At Industrial Heating, we like to talk about the good news. We take our job of informing you very seriously, however, and that means that what we have to say is not always good. This month’s editorial is focused only on good news.

At Industrial Heating, we like to talk about the good news. We take our job of informing you very seriously, however, and that means that what we have to say is not always good. This month’s editorial is focused only on good news, so I felt we should use the words as a framework.

G is for growth. The latest news from my favorite economist, Jeff Thredgold (www.thredgold.com), is that the U.S. economy is “now showing more signs of self-sustaining growth. In the final quarter of 2010, the American economy (GDP) grew at a 3.2% real (after inflation) annual rate.” Thredgold indicates that this growth is not the artificial type experienced as a result of massive government stimulus.

In a recent U.K. engineering-publication editorial, the editor quoted optoelectronics pioneer Prof. David Payne as saying, “The best thing government can do is help create an environment in which innovation can thrive and then stand well back.” Whether in the U.S. or the U.K., we can’t agree more.

O is for orders. The Purchasing Managers Index (PMI) registered a New-Orders Index of 67.8% in January, which is an increase of 5.8% when compared to December’s 62%. This is the 19th month of growth in this index. The PMI index itself in January was the highest rate since May 2004. The report indicates that “capital equipment sales are building, especially in areas like mining and drilling equipment, industrial machinery and aerospace.”

Our own economic report – IH Economic Indicators – showed the change in the number of orders to be the highest since May 2007.

O also signifies output. Manufacturers hit hard by the “great recession” added 136,000 jobs in 2010. While this is a small number compared to the losses in 2008 and 2009, manufacturers have managed to boost output in recent years. This means that operations are more efficient – lean and mean. Now, they also have an order backlog, which will likely push companies to add workers. In our industry, automotive might be “driving” this output increase because sales rose significantly in January. GM and Chrysler saw sales increases of 23%, and Ford experienced a gain of 9%.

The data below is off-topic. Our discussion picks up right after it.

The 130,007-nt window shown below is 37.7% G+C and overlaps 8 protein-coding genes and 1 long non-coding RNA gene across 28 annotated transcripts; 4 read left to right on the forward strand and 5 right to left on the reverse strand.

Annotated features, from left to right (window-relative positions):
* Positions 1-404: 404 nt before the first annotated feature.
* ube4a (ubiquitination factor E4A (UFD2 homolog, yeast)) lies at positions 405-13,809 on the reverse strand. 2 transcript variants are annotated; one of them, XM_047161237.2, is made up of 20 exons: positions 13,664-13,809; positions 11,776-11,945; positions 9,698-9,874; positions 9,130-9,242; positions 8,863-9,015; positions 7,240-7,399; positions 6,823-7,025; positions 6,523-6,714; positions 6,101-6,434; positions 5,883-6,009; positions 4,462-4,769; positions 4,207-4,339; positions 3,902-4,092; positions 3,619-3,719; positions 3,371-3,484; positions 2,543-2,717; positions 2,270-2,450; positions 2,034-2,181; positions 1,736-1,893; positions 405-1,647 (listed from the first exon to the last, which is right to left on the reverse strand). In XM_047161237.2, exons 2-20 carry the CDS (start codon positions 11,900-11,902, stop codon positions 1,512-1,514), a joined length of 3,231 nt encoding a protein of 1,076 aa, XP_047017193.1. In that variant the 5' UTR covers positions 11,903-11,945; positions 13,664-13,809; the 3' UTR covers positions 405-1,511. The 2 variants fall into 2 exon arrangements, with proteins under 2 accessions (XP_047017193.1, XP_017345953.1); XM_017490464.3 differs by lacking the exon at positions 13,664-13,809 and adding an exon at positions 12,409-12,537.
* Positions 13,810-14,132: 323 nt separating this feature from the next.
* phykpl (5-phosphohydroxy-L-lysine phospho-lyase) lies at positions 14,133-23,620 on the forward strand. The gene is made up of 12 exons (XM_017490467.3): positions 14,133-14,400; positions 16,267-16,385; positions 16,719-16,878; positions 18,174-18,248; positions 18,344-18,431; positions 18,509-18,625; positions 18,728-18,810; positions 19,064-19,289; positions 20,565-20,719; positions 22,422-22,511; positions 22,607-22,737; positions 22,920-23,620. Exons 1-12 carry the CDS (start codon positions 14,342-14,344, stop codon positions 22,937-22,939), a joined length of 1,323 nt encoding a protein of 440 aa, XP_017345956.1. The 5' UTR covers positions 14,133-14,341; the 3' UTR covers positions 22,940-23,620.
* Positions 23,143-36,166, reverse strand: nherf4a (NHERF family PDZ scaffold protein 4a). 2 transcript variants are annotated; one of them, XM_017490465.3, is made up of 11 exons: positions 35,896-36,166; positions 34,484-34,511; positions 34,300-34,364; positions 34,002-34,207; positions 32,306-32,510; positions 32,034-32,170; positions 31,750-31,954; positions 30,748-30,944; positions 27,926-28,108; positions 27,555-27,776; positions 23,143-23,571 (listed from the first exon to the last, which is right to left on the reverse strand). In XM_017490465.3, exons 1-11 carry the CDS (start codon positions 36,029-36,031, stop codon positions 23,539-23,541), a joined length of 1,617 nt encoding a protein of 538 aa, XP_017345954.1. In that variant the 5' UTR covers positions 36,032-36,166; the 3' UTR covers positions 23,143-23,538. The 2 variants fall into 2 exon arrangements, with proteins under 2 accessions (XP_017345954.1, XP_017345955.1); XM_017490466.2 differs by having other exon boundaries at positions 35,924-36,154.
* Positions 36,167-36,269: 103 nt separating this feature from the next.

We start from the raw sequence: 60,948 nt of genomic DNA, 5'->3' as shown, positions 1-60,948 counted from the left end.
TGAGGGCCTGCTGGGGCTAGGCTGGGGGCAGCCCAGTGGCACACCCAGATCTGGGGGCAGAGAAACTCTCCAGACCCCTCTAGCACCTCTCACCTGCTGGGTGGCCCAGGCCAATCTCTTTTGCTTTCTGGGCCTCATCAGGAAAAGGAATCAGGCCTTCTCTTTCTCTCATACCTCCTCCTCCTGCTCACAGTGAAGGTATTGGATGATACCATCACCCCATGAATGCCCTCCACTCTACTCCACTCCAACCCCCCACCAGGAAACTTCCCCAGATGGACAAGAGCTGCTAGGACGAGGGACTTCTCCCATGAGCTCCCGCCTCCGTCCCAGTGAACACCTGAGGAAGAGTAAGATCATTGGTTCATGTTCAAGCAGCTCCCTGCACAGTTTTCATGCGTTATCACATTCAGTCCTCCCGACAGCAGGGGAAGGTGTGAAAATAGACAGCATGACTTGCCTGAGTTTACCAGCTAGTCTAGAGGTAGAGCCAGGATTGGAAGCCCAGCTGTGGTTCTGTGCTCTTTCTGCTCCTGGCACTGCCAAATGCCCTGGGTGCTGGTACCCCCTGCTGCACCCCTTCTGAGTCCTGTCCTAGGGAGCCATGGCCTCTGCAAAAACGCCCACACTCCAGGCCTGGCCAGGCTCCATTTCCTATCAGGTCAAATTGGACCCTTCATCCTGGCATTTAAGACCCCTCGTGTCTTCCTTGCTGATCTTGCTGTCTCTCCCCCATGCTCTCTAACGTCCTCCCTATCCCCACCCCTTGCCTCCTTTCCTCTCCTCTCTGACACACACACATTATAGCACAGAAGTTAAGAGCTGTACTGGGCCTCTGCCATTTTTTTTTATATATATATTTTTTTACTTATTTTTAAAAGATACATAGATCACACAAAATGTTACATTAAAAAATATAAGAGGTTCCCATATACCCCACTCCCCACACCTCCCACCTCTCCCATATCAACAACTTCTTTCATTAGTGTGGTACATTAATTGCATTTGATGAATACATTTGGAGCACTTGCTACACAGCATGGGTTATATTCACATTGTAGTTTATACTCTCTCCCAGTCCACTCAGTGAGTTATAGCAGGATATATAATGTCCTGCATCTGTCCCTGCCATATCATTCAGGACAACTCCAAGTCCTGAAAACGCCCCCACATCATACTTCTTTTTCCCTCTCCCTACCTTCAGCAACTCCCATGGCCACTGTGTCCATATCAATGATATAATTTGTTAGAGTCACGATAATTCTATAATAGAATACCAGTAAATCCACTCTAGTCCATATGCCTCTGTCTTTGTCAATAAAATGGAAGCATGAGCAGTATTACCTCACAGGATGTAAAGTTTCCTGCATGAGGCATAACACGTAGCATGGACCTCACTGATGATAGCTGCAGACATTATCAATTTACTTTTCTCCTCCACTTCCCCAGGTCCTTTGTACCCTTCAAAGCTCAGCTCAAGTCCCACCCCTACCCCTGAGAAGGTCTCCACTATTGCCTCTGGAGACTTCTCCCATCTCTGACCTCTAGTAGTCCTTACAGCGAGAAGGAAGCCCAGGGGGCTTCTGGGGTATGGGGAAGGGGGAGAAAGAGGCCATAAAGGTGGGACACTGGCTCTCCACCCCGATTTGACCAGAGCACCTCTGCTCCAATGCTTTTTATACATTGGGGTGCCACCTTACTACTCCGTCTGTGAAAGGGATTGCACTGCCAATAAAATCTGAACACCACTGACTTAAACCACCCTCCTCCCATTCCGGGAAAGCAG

D is for direction. One of the important things the PMI report shows is the direction of the various metrics. Including the summaries, there are 13 different measures in the report. Every measure except inventories is in a “growing” direction. As things are picking up, it makes sense that inventories are decreasing. This will encourage even further growth as companies try to beef up their depleted inventories.

N is for news. In our magEzine newsletter, we recently reported that a U.K.-based heat treater expected business to be up by 25% in 2011. Based on the fact that the Metals Service Center Institute recently reported a 20.6% increase in 2010 steel shipments over 2009 and a 25.8% increase in aluminum, the U.K. prediction is not too hard to believe. Especially in light of the automotive numbers reported in January, business growth of 20% or higher would not be unexpected in 2011.

E stands for employees. What have you done for them lately? Unfortunately, difficult business conditions often leave employees feeling the pain. Are you planning to bring back benefits that were necessarily cut in the downturn? Check out December’s editorial in our archives for some ideas of how to bring employees back into the action.

W is for winter. I was considering a number of things for “W,” and most would have built on what we already discussed. Walking into work today with a temperature of 12°F and Chicago digging out from a massive snowstorm of 2 feet or more, the best news I could think of is that winter is almost over!

S stands for steel. As one example of where the industry is headed, I thought I’d take a look at the five companies in the steel industry with the highest sales growth. Admittedly, these are all smaller companies, but your company is probably also a small company. Universal Stainless & Alloy had year-over-year growth of 105.1% during the last quarter. Cliffs Natural Resources saw 102.5% growth, and Olympic Steel experienced 72% year-over-year sales growth. Schnitzer Steel Industries reported year-over-year sales growth of 71.2%, and Mechel came in at 68%.

We hope this good-news-only editorial helps you focus on the positive business outlook ahead in 2011. If you’re not seeing it yet, remember that our industry tends to lag the economy by six months or so. We believe that better times are just around the corner! IH